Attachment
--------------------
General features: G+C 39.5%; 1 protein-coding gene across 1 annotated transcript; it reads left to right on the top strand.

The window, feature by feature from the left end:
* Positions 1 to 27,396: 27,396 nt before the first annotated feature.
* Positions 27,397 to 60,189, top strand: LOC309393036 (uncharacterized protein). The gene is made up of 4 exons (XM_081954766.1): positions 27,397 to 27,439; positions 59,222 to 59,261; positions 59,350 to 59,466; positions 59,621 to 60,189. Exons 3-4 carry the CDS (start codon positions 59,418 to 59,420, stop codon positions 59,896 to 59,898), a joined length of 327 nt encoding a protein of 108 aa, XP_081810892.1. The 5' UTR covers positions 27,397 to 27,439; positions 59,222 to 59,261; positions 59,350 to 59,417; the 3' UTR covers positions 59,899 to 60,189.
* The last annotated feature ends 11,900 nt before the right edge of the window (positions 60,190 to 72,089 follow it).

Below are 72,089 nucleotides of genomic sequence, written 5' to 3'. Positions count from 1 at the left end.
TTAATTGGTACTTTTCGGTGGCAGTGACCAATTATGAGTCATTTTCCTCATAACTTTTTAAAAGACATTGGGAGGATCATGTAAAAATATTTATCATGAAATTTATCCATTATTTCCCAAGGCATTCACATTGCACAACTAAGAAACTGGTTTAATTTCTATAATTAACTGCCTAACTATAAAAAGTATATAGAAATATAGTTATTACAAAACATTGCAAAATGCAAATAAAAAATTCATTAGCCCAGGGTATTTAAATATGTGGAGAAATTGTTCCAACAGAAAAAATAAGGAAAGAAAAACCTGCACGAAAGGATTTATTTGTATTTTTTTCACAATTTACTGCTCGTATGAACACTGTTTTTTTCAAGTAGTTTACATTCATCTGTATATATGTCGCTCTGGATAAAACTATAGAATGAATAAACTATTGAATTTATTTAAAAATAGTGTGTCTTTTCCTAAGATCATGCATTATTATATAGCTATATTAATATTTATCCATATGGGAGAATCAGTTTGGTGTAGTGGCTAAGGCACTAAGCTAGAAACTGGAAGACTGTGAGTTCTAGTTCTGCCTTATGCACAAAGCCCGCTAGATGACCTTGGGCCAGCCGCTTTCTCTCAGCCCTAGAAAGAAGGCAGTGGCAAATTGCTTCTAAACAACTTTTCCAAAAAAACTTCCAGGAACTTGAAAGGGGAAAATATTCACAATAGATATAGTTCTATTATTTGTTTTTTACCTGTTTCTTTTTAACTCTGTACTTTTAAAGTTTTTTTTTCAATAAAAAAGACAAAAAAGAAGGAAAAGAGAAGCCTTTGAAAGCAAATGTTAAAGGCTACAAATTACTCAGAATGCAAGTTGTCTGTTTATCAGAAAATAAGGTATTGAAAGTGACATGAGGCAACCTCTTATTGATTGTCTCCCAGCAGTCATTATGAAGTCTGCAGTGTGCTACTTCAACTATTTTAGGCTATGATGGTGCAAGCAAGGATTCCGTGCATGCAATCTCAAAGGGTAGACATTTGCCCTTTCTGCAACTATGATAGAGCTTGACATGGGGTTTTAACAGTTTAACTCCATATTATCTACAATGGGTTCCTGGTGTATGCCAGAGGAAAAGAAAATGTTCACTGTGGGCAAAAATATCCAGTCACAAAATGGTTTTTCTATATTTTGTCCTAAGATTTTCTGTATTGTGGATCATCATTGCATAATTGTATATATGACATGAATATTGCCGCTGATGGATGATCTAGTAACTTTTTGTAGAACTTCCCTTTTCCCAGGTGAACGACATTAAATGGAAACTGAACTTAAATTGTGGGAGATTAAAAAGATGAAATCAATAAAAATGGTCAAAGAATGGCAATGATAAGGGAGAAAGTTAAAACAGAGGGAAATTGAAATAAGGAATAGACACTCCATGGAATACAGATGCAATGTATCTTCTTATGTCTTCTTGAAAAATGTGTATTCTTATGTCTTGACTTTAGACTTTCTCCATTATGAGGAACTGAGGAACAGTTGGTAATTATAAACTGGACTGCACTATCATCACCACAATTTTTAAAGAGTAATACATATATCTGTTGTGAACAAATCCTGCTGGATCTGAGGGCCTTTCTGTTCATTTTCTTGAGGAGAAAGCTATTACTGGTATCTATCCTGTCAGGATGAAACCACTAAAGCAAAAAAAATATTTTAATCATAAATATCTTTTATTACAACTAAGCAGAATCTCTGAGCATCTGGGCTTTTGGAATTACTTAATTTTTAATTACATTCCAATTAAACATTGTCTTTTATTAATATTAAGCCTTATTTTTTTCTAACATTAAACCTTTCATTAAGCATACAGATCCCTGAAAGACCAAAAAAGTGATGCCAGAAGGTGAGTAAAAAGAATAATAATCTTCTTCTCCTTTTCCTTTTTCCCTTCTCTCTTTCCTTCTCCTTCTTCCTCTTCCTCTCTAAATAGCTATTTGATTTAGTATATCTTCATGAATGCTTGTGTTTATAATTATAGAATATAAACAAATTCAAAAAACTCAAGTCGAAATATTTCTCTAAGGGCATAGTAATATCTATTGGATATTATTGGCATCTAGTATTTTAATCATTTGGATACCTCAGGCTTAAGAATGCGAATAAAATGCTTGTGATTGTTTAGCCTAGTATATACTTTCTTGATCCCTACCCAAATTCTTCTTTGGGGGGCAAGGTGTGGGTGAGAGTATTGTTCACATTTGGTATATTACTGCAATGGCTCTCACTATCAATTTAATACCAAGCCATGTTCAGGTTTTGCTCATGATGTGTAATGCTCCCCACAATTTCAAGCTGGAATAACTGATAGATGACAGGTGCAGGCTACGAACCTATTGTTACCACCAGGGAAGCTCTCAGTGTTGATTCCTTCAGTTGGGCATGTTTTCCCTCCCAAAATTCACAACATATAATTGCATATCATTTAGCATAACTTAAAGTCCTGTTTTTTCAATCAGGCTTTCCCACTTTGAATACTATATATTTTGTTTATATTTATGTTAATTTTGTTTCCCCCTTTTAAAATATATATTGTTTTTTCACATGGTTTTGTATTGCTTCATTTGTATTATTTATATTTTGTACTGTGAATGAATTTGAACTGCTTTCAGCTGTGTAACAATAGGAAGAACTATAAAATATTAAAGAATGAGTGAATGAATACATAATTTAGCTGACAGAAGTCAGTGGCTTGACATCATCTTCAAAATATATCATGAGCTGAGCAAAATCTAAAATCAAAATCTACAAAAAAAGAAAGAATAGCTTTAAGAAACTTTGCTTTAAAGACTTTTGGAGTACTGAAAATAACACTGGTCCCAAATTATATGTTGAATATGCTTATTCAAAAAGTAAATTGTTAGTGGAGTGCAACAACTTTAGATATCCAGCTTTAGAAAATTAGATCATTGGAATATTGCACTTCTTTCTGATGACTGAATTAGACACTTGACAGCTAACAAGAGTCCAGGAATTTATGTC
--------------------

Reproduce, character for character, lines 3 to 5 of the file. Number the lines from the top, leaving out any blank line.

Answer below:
* Positions 1 to 27,396: 27,396 nt before the first annotated feature.
* Positions 27,397 to 60,189, top strand: LOC309393036 (uncharacterized protein). The gene is made up of 4 exons (XM_081954766.1): positions 27,397 to 27,439; positions 59,222 to 59,261; positions 59,350 to 59,466; positions 59,621 to 60,189. Exons 3-4 carry the CDS (start codon positions 59,418 to 59,420, stop codon positions 59,896 to 59,898), a joined length of 327 nt encoding a protein of 108 aa, XP_081810892.1. The 5' UTR covers positions 27,397 to 27,439; positions 59,222 to 59,261; positions 59,350 to 59,417; the 3' UTR covers positions 59,899 to 60,189.
* The last annotated feature ends 11,900 nt before the right edge of the window (positions 60,190 to 72,089 follow it).